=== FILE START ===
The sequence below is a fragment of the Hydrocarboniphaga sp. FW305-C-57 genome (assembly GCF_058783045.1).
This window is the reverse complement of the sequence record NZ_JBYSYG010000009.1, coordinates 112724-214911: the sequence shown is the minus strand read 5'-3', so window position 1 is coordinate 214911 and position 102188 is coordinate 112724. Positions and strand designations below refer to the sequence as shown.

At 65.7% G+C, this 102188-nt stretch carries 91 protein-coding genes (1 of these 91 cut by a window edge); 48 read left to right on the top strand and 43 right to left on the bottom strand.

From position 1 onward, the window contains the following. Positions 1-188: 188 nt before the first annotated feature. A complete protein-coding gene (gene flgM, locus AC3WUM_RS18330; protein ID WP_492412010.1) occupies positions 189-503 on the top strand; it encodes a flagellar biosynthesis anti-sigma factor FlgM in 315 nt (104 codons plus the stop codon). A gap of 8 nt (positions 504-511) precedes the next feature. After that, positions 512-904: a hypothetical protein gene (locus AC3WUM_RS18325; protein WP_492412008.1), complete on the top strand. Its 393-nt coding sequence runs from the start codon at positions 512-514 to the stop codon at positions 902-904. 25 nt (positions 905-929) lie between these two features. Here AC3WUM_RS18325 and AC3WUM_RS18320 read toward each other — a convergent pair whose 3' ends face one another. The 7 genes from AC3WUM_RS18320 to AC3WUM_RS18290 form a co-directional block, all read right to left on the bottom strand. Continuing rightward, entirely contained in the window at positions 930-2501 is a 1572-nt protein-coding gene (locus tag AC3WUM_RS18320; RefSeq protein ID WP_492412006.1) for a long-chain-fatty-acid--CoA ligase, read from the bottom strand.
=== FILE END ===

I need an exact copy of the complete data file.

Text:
The sequence below is a fragment of the Hydrocarboniphaga sp. FW305-C-57 genome (assembly GCF_058783045.1).
This window is the reverse complement of the sequence record NZ_JBYSYG010000009.1, coordinates 112724-214911: the sequence shown is the minus strand read 5'-3', so window position 1 is coordinate 214911 and position 102188 is coordinate 112724. Positions and strand designations below refer to the sequence as shown.

At 65.7% G+C, this 102188-nt stretch carries 91 protein-coding genes (1 of these 91 cut by a window edge); 48 read left to right on the top strand and 43 right to left on the bottom strand.

From position 1 onward, the window contains the following. Positions 1-188: 188 nt before the first annotated feature. A complete protein-coding gene (gene flgM, locus AC3WUM_RS18330; protein ID WP_492412010.1) occupies positions 189-503 on the top strand; it encodes a flagellar biosynthesis anti-sigma factor FlgM in 315 nt (104 codons plus the stop codon). A gap of 8 nt (positions 504-511) precedes the next feature. After that, positions 512-904: a hypothetical protein gene (locus AC3WUM_RS18325; protein WP_492412008.1), complete on the top strand. Its 393-nt coding sequence runs from the start codon at positions 512-514 to the stop codon at positions 902-904. 25 nt (positions 905-929) lie between these two features. Here AC3WUM_RS18325 and AC3WUM_RS18320 read toward each other — a convergent pair whose 3' ends face one another. The 7 genes from AC3WUM_RS18320 to AC3WUM_RS18290 form a co-directional block, all read right to left on the bottom strand. Continuing rightward, entirely contained in the window at positions 930-2501 is a 1572-nt protein-coding gene (locus tag AC3WUM_RS18320; RefSeq protein ID WP_492412006.1) for a long-chain-fatty-acid--CoA ligase, read from the bottom strand.